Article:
We fought the police at one end, and at the other end we told ourselves that the self-appointed union guards were to control the instruments with which means of repression are produced. We caught the spirit of liberation at the barricades, yet by the time we got to the places where repression originates, namely at the places of production, we had lost our anger, we stopped fighting the repression. We accepted. Yet by accepting, we did exactly the same thing as the workers who were herded into factories by the CGT, and who also accepted, stood, watched, and waited.

One of the favorite arguments of "anarchists" and "libertarians" at Censier was : "The workers must make their own decisions; we cannot substitute ourselves for them." This is a blind application of an anti-bureaucratic tactic to a situation where this tactic had no application at all. It meant that action committee militants had no more of a right to tell workers what to do than a bureaucratic mini-party had. But the situation where this tactic was applied was not the one at which it was aimed. The action committee militants were sections of the population who had achieved some level of self-organization. They were not in front of the factory carrying out a strategy which would lead them to "state power." They may have had no strategy at all; in any case, the action was an action of self-liberation, in the sense of eliminating those conditions of daily life which kept them from living. This self-liberation could only have been carried through if they eliminated the obstacles to their self expression. The obstacles to their liberation were in the factories, as means of production which were "alien" to them, which "belonged" to a separate group.

By telling themselves that it was "up to the workers" to take the factories, a "substitution" did in fact take place, but it was the opposite "substitution" from the one the anarchists feared. The militants substituted the inaction ( or rather the bureaucratic action ) of the workers' bureaucracies, which was the only "action" the workers were willing to take, for their own action. The anarchist argument, in fact, turned the situation upside down. The militants thus went in front of the factories and allowed the bureaucrats to act instead of them; they substituted the bureaucracy's action for their own. Later they apologized for their own inaction by talking about the "betrayal" of the CGT. But the CGT was not "to blame" for anything. When the "militants" went to the factory gates and watched, they did no more than the workers who stood and watched. And when the workers watched, they allowed the CGT to act for them. The "militants" rationalised their dependence, their inaction, by saying that the CGT "took over." But the relation is mutual. The militants, together with the workers, created the power of the union bureaucracy. The militants did not go to the factory to liberate themselves; they waited for an inexistent power to liberate them.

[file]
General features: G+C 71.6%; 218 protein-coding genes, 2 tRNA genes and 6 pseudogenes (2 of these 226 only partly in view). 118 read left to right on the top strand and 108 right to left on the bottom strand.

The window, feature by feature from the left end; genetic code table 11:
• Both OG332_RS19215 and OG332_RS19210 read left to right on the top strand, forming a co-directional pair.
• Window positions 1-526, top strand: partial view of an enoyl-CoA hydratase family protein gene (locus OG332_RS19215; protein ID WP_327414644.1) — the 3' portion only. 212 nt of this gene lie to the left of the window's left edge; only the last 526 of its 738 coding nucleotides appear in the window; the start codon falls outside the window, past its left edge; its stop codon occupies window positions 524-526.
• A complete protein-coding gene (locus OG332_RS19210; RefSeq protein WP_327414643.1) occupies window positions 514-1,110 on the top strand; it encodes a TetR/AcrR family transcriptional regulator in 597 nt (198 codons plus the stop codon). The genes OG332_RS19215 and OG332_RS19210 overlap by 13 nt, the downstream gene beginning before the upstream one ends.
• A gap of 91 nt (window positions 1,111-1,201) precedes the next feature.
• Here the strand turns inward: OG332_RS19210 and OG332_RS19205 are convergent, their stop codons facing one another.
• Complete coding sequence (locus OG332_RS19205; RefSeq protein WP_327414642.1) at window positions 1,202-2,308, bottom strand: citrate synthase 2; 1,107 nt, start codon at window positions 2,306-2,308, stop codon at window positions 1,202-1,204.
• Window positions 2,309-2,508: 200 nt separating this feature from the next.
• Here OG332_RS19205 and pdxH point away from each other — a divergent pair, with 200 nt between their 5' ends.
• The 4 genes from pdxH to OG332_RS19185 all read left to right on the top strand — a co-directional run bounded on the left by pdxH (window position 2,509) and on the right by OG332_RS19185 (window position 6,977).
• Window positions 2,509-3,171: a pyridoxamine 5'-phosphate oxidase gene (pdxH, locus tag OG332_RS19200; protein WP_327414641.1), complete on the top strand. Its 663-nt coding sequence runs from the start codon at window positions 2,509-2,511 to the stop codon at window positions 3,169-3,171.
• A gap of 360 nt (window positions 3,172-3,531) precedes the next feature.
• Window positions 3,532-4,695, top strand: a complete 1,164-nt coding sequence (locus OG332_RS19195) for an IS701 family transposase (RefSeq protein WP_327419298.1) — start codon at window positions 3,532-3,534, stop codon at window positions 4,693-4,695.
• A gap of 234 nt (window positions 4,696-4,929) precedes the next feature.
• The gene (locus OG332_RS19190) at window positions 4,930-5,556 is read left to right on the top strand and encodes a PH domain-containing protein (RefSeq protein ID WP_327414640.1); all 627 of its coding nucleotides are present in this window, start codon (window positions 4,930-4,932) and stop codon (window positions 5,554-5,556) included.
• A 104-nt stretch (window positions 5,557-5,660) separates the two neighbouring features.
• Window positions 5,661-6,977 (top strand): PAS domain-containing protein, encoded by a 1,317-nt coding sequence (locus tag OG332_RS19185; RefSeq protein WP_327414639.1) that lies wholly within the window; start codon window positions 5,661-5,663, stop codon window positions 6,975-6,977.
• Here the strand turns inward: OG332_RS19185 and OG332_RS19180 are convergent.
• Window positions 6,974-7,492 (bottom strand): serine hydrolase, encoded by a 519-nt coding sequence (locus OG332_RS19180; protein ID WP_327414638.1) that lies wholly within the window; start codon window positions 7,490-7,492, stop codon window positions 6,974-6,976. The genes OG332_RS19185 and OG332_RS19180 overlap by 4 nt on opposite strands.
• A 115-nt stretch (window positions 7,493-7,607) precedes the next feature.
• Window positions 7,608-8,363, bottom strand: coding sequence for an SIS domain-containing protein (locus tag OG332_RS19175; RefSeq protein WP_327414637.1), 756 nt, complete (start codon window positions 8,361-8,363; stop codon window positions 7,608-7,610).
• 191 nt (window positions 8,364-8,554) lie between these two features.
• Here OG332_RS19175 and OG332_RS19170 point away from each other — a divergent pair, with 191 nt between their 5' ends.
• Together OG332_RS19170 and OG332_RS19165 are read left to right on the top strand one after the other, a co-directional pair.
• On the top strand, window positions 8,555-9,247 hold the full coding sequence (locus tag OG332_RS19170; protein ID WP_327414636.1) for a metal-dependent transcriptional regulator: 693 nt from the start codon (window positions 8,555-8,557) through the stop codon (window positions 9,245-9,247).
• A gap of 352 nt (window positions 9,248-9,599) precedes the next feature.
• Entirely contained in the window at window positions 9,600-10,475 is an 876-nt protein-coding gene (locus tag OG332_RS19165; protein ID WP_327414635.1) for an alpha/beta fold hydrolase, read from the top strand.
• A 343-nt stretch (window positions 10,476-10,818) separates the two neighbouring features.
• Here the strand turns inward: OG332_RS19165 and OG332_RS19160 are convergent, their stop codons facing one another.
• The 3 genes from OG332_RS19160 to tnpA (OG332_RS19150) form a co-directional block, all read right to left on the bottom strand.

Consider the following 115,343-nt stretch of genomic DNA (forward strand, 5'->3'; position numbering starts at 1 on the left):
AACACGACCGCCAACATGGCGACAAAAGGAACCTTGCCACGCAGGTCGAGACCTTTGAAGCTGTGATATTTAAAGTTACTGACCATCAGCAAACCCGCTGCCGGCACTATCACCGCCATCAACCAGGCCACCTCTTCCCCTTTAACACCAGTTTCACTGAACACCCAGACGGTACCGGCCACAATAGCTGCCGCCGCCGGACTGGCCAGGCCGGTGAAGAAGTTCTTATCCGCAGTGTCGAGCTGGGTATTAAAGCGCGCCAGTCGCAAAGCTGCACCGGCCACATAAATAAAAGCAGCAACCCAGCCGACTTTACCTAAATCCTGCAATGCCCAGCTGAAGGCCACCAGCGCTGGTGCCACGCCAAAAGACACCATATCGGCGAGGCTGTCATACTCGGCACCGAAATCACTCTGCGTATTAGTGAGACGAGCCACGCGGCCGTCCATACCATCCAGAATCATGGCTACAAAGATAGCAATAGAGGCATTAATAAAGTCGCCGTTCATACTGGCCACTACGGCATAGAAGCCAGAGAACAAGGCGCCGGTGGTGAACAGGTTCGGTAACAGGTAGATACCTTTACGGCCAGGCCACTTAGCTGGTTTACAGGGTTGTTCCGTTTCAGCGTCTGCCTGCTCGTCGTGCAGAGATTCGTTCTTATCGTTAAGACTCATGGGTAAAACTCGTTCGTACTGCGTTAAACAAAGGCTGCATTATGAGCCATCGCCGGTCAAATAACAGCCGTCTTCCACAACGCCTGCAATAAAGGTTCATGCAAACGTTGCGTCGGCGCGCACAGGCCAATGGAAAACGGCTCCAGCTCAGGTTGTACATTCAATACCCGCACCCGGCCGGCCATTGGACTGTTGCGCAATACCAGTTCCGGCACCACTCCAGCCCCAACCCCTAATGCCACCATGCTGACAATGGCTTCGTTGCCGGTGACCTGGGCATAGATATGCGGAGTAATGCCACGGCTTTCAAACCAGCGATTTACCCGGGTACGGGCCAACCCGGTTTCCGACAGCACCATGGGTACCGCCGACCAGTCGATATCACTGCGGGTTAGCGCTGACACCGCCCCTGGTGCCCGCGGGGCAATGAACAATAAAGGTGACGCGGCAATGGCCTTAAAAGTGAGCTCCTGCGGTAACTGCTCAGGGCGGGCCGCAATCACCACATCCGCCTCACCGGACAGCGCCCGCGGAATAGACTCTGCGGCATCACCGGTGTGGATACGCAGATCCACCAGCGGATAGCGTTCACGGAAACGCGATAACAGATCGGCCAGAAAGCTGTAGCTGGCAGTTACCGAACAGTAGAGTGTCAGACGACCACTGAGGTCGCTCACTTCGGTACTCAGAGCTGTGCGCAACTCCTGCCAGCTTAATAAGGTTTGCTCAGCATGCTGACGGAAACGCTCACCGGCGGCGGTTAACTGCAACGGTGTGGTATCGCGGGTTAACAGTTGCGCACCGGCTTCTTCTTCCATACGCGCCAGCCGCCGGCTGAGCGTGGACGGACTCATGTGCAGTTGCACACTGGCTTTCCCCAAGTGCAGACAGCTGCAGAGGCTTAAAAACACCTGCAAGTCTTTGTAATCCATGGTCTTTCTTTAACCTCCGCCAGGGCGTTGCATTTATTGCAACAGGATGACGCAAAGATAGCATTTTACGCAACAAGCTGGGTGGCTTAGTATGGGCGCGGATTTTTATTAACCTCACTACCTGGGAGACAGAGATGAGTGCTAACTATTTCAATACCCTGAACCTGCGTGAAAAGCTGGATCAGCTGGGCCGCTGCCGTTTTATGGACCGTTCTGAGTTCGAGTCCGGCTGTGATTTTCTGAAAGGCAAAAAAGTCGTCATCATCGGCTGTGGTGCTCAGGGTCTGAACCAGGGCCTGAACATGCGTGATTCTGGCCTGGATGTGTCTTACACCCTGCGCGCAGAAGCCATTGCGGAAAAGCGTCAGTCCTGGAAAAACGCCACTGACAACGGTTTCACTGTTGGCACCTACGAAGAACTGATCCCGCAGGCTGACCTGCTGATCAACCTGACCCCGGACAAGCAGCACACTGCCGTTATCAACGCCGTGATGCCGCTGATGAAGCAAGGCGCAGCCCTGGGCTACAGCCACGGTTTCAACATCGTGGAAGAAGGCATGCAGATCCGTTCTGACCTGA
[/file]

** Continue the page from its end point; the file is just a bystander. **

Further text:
Once the strike was under the control of the union bureaucracy, other habits of capitalist daily life returned among the militants. Perhaps the most significant "relapse" was the acceptance of division and separation among different social groups. Even though the committees were composed of workers as well as "intellectuals," and even though committee members ceased to separate each other into these two categories, they developed a "specialist" attitude which separated committee militants from both workers as well as "intellectuals." At the factory they separated themselves from the workers. And in the university they began to separate themselves from "students." The militants developed the attitude that "We are engaged in the most important process because we're going to the factories." There was a self-righteousness about this attitude which was unjustified, since no coherent analysis of the actual importance of the actions was ever made. Contrasted to this lack of self-analysis was a contemptuous attitude towards all committees engaged in "student problems." Perhaps some of the contempt was justified, but the point is that the worker-student committee militants felt no obligation to even find out what the "student" committees were doing. It was automatically assumed that going to the doors of the factories to watch the sheep-like behavior of workers in the face of bureaucrats was, prima facie, more important than anything else that was being done anywhere.

This acceptance of social separation was a relapse in the sense that the people who originally gathered in Censier had begun to break such lines down. Between May 17 and May 20, at the outbreak of the strike, people abandoned their varied separate activities, like literature, specialized jobs. They came to Censier to synthesize their activities in a collective project. For a period of about two or three days, the worker-student committees of Censier were thought to be the point of synthesis of the entire movement. There was a vague feeling that the people who had gathered there were determined to liberate all the means of production for the free development of everyone. It was this feeling that accounted for the sudden excitement around Censier : its general assemblies grew immense, people came from all over Paris to "join" action committees, to ask what they could do in their own neighborhoods. People wanted to be part of this process of liberation. This only lasted for about two days.